These flowers arrived yesterday, from an as-yet-undetermined person whom I can only think of as a 'secret pal' for now. Still, they look great on the table as I go forward in this day for so many celebrations.

The first, already starting to happen, is the annual observance of 4/20. This year Vancouver will see two such celebrations. One, the 'official' one at the always-beautiful Sunset Beach. The other, traditional but not sanctioned this year, outside the Vancouver Art Gallery.

It seems most appropriate (and yet another cause for celebration) that our Health Minister, Jane Philpott, spoke to the United Nations today, offering Canada's plans to legalize marijuana with legislation to be presented in spring of 2017. And yes, Philpott is her real name, as is Jane. And who knows, maybe her actual first name is Mary? Joking aside, the sound-bite they pulled for the news was powerful -- a promise that the law would keep "...marijuana out of the hands of children..." and even more importantly, "and profits out of the hands out criminals." Exactly. To which I can only say 'about time' and yes, time to rejoice.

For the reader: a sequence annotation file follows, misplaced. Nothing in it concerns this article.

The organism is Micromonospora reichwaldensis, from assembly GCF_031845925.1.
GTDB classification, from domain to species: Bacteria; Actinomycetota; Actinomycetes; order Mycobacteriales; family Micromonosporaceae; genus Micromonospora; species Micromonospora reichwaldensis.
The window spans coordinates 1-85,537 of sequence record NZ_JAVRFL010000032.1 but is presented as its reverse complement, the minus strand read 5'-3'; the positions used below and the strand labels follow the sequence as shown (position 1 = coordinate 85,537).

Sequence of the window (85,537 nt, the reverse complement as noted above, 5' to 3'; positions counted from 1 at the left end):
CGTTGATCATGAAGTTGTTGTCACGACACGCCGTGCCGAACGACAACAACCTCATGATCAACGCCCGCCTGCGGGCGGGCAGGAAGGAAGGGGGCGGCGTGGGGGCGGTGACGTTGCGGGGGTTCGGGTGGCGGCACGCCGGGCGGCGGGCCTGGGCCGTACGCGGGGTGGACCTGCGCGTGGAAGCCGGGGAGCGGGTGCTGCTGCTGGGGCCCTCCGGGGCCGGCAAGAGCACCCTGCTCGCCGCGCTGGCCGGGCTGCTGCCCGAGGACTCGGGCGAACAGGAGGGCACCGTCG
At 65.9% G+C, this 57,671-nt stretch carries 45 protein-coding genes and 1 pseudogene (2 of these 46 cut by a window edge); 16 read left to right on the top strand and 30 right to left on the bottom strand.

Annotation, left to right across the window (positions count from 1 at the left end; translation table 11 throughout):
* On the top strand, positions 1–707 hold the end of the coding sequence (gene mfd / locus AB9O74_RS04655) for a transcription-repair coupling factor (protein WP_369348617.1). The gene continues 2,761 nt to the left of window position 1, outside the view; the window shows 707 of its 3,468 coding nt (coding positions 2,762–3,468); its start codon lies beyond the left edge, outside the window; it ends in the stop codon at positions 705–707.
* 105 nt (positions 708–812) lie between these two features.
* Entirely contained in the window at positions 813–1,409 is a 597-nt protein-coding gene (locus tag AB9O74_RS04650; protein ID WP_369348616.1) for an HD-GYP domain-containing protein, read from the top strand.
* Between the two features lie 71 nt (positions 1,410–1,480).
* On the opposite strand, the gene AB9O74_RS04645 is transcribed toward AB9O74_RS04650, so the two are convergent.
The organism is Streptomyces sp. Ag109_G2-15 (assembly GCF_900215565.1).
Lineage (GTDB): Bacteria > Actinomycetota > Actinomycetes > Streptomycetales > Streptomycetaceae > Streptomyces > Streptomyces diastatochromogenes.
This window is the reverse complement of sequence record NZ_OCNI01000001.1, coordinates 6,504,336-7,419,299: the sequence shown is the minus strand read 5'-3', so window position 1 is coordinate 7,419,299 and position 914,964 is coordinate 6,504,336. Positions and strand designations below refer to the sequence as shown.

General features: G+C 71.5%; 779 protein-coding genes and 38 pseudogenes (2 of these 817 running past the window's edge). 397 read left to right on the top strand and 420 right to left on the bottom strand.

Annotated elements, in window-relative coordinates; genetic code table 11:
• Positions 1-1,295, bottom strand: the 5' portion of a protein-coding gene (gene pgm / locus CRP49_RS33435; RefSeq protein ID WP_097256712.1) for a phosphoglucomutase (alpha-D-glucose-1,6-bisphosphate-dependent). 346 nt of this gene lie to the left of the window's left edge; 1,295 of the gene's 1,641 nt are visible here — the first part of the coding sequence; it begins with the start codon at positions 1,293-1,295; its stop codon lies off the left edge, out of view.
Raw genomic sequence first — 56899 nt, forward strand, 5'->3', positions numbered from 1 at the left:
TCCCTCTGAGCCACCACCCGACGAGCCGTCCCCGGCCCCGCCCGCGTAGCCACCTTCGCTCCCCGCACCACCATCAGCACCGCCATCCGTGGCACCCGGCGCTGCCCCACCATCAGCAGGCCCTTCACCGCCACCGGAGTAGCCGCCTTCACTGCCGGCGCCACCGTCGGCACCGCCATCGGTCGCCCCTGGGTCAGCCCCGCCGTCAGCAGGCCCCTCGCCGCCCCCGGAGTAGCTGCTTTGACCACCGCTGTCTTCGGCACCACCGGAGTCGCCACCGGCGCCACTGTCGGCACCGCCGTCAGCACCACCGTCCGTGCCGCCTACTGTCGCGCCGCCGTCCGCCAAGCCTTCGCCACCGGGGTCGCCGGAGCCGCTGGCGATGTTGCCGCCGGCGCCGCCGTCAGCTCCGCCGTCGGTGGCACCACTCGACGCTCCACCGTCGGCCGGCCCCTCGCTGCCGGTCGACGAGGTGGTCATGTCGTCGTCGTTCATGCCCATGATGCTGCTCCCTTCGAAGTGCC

A celebration that's going on locally tonight is the Finale event for the Double Exposure photography exhibit, a show that's been on all month. To complement the exhibition, there's been a poetry 'challenge' -- one where poets took inspiration from an image in the show and wrote something based on it. Winners will be announced tonight, with presentations (and a reading) by Surrey's Poet Laureate, Renee Sarojini Saklikar. This, a National Poetry Month event, is her first official event down here in Surrey's south end, so I am very much looking forward to it.